However none of those issues are real deal breakers for this gun. In semi or full auto the Sterling Mk4 is a fun gun to shoot. The recoil is soft and even though the trigger is hideous looking it is not bad in terms of trigger pull. If you get a chance to play with one you will have a smile on your face. I plan to use my carbine in this season’s USPSA matches now that they have a dedicated Pistol Caliber Carbine division.

Nicholas C

Co-Founder of KRISSTALK forums, an owner’s support group and all things KRISS Vector related. Nick found his passion through competitive shooting while living in NY. He participates in USPSA and 3Gun. He loves all things that shoots and flashlights. Really really bright flashlights.

Any questions please email him at


  • datimes

    Damn you TFB. It’s all your fault I had to go out a buy a nice MP 40 last week.

  • Stephen Beat

    Like a lot of guys who served in the British Army in the 60s and 70s, I loved the Sterling when I did my army orientation. Obviously, vehicle crews like it, and it was popular in Northern Ireland (where the L1A1 was too unwieldily for house to house). I believe some saw service as late as the First Gulf War. I guess it’s a bit of a ‘Brit thing’, as it’s iconic format is so reminiscent of the STEN. The info about the Lanchester mag was new to me, that was very interesting!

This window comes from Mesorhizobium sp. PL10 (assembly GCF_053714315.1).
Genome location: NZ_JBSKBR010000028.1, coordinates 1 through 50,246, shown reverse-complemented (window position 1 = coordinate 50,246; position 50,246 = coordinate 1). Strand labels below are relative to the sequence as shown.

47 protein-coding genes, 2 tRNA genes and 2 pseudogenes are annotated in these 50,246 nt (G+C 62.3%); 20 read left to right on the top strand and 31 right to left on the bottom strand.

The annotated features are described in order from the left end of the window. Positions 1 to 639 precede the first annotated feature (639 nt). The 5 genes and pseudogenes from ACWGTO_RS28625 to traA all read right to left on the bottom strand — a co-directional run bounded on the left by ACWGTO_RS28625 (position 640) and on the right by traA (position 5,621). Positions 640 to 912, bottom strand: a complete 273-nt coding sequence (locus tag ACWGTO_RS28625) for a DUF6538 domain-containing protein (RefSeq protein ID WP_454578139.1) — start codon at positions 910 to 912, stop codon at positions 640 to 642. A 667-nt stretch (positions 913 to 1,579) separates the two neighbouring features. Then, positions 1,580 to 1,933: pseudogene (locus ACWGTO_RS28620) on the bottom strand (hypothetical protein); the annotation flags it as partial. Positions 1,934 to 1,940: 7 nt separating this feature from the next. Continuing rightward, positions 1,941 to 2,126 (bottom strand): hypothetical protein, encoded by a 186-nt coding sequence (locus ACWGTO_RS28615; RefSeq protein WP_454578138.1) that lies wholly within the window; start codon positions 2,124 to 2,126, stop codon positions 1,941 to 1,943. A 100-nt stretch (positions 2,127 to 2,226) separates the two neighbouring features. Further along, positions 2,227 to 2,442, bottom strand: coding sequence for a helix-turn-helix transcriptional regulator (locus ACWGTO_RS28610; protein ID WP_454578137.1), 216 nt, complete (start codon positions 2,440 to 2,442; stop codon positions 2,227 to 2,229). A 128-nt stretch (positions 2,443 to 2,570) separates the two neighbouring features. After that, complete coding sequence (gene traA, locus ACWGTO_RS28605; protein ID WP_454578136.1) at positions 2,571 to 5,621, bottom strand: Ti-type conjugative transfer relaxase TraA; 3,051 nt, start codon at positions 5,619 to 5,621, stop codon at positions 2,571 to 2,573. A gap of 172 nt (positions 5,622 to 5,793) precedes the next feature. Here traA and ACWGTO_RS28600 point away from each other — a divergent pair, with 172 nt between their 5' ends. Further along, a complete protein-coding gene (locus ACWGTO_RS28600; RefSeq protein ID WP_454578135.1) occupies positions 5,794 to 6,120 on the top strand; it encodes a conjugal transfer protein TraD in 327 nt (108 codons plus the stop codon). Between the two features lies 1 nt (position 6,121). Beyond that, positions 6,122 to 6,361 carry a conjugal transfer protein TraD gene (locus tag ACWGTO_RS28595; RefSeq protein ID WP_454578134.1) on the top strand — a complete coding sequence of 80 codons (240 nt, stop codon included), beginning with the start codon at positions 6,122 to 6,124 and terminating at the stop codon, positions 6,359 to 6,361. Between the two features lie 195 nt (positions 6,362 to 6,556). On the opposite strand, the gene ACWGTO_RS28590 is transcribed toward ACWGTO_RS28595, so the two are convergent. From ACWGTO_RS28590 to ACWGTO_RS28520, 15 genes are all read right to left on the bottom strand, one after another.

• Yep. I think some places in India are still using the Sterling.

    • FWIW: Sterling was also the prime manufacturer of the Lanchester SMG. George Lanchester was rather put out when the company transitioned to George Patchett’s design.

      • Stephen Beat

        Really? That’s very interesting. Thank you. I don’t know much about the Lanchester – other than it was a heavy design and was mainly used by the Royal Navy. Will have to look a bit more into this!

        • Jonathan Ferguson

          The lineage is apparent when you look at the prototype Patchetts.

  • BattleshipGrey

    I was pretty tempted to buy one of the Wiselites when they came out, but as usual my wants and funds were not in line. Maybe some day.

    While visiting the state firearm crime lab, I got to fondle a Lanchester after I asked the director what his favorite gun in the whole inventory was. It was definitely heavier with the wood stock, but it felt great.

    • I missed out on the Wiselites. I had only started getting into guns in 2012. Fast forward to last January. I built a 9mm AR carbine to trade for the Wiselite. I am glad I did. It is such a fun gun to shoot.

    • The bronze magazine well on the Lanchester doesn’t help either.

  • Major Tom

    Now for the ultimate question: Are you a better marksman than a Stormtrooper?